Research in Vietnam: Keeping the Urban Harvest Safe

And now for the second installment of the Vietnomalies…

Music is always in the air in Vietnam. And every once in a while, this music is coming from the trucks and cars. But I’m not referring to the incessant horns in the city, but to the musical numbers that come from the automobiles as they reverse. I have heard such numbers as “it’s a small world,” “twinkle, twinkle,” a number of Christmas songs (long after Christmas was over) and, my favorite, “Paint with all the colors of the Rainbow” from the Pocahontas  movie. I am definitely going to miss this.

Urban Agriculture on Long Bien Island

One of the reasons I chose to study abroad with SIT was because SIT is known for the independent research project (ISP) that each student is responsible for at the end of the semester. Students spend the last four weeks on their own doing field research, talking with specialists, writing a 20-40 page paper and preparing a 30 minute presentation. There was quite the diversity of topics ranging from an ethnographic study of nuns at a Zen monastery in Dalat to an analysis of Vietnam’s higher education reforms. I focused my research on the issues of food safety looking specifically at the urban and peri-urban agriculture in Hanoi.

Hanoi is undoubtedly a “green city” due to its wealth of agriculture within and surrounding the city. Back in 2002, 42% of Hanoi’s land was being farmed and in 2008, about 27% of the population was employed by agriculture in some way. This is largely possible because Hanoi has established itself as a political and educational center, and not as the industrial center that Ho Chi Minh City has. The city can afford to have much of their space be agricultural, even though it is less economically viable than industrial development would be.

There are also many opportunities for farmers, consumers, and city planners to have agriculture be so close to the urban center. The biggest one is increased food security. As the population in Hanoi grows at a rapid rate, there is going to be an increased demand for food. Urban farmers are able to supply fresh produce more quickly and efficiently than importers. There is an increase in farmers’ access to the markets meaning they don’t have to work through middle-men. There is also a higher level of transparency for consumers, since they often know their farmers personally. There are also many non-quantifiable benefits to urban and peri-urban agriculture: providing much needed green-space for city dwellers, protecting surrounding areas against urban sprawl, increasing bio-diversity, and protecting against flooding and soil erosion to name a few.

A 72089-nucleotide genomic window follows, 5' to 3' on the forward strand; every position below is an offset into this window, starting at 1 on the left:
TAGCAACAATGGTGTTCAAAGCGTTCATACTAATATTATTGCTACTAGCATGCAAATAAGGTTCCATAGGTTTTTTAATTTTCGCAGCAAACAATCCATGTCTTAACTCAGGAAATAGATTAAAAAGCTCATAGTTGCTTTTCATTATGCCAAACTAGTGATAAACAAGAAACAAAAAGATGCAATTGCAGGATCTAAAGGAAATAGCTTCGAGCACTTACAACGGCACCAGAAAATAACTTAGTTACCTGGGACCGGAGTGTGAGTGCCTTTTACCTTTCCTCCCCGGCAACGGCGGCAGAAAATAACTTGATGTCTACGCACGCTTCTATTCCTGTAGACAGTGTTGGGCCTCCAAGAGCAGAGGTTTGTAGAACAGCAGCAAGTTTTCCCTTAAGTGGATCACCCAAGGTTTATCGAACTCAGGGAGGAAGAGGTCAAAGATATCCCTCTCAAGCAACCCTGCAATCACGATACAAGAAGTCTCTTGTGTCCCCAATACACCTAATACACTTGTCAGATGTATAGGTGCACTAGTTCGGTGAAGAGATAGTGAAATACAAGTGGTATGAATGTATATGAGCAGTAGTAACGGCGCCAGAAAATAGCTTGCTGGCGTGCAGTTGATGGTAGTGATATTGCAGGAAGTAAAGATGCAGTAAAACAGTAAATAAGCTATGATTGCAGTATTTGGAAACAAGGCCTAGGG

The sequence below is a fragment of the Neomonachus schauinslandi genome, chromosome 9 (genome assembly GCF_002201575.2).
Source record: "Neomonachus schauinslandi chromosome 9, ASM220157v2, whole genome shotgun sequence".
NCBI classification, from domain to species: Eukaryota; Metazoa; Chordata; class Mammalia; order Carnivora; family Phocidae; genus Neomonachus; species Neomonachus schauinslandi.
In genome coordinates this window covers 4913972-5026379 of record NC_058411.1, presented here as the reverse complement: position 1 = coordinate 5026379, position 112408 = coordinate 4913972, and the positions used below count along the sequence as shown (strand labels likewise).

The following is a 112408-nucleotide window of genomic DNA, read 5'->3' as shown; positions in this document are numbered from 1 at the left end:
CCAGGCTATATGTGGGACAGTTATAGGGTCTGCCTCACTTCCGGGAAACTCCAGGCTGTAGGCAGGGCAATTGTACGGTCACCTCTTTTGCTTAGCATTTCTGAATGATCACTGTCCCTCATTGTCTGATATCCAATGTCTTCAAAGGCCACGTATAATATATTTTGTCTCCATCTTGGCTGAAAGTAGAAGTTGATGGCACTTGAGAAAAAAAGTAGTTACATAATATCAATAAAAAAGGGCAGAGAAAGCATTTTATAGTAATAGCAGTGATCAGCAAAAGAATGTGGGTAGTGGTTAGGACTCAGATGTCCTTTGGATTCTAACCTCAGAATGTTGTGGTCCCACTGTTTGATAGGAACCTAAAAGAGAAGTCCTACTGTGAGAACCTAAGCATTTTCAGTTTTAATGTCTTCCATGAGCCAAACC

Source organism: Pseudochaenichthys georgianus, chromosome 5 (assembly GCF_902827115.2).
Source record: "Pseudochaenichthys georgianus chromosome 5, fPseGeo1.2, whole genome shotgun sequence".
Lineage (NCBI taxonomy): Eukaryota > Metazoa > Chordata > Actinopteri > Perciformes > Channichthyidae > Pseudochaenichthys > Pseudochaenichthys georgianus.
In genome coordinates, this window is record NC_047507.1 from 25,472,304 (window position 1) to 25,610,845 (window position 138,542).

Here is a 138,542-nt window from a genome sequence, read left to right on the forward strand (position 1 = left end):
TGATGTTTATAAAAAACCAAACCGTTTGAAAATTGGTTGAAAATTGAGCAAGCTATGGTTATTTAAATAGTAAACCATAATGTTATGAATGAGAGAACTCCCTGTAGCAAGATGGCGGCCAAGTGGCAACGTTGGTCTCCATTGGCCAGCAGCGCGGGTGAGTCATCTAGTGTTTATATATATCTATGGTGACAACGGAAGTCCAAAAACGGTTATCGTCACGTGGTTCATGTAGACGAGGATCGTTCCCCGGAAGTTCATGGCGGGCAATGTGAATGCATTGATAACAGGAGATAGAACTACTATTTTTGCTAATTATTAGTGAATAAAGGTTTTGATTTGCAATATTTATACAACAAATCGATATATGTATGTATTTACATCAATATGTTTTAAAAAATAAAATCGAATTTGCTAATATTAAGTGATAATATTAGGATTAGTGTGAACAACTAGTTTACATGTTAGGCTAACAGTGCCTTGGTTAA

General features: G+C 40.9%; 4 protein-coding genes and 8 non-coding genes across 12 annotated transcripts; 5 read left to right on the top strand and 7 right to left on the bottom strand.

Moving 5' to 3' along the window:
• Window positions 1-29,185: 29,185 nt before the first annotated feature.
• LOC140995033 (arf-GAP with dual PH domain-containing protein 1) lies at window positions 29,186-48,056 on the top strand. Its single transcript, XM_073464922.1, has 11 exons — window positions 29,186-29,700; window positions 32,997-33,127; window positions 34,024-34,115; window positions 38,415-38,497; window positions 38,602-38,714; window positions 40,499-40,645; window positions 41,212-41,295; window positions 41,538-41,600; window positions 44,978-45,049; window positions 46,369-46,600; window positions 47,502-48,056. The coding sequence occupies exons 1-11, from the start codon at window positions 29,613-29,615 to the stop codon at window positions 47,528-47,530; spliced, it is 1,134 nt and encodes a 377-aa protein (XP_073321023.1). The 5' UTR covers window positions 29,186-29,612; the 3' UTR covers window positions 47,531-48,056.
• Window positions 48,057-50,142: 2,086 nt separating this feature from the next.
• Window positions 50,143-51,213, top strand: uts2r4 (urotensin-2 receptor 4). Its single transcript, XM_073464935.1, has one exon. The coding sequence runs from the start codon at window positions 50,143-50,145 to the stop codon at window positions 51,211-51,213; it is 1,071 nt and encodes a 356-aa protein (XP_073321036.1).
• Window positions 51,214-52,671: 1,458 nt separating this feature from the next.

Despite the benefits and opportunities of this agricultural space, this space struggles with high heavy metal content in the soil and water, the use of dangerous agrochemicals, and harmful microorganisms such as e coli and salmonella making the harvest unsafe.  The most dangerous of these problems is the unregulated use of highly toxic pesticides due to the lack of regulations and restrictions regarding pesticides, the extreme measures that push farmers to use pesticides and increased access to highly toxic pesticides.

I then worked with three organizations that are working to make this urban harvest safe: governmental policies which are working to institute their own Good Agricultural Policies as required by the WTO, a grass-roots NGO that is supporting farmers as they transition to organic vegetable production, and roof-top gardeners using soil-less systems of production. One of the more disconcerting findings is that, currently, safe vegetables are only available to those who can afford them, even though the majority of all consumers regardless of socio-economic status are very concerned with the safety of their vegetables. Furthermore, the government struggles to implement these large scale regulations with an agricultural system that is comprised of small family farms. I have a lot of hope for all of these programs, largely because the demand for safe vegetables is only increasing due to the increased awareness and the opportunity for consumers to pay more for food they trust. Furthermore, Hanoi city planners are making moves to protect this agricultural space, as long as the production is efficient and safe, through Hanoi’s “Green Belt.”

Organic Vietnamese Beans!

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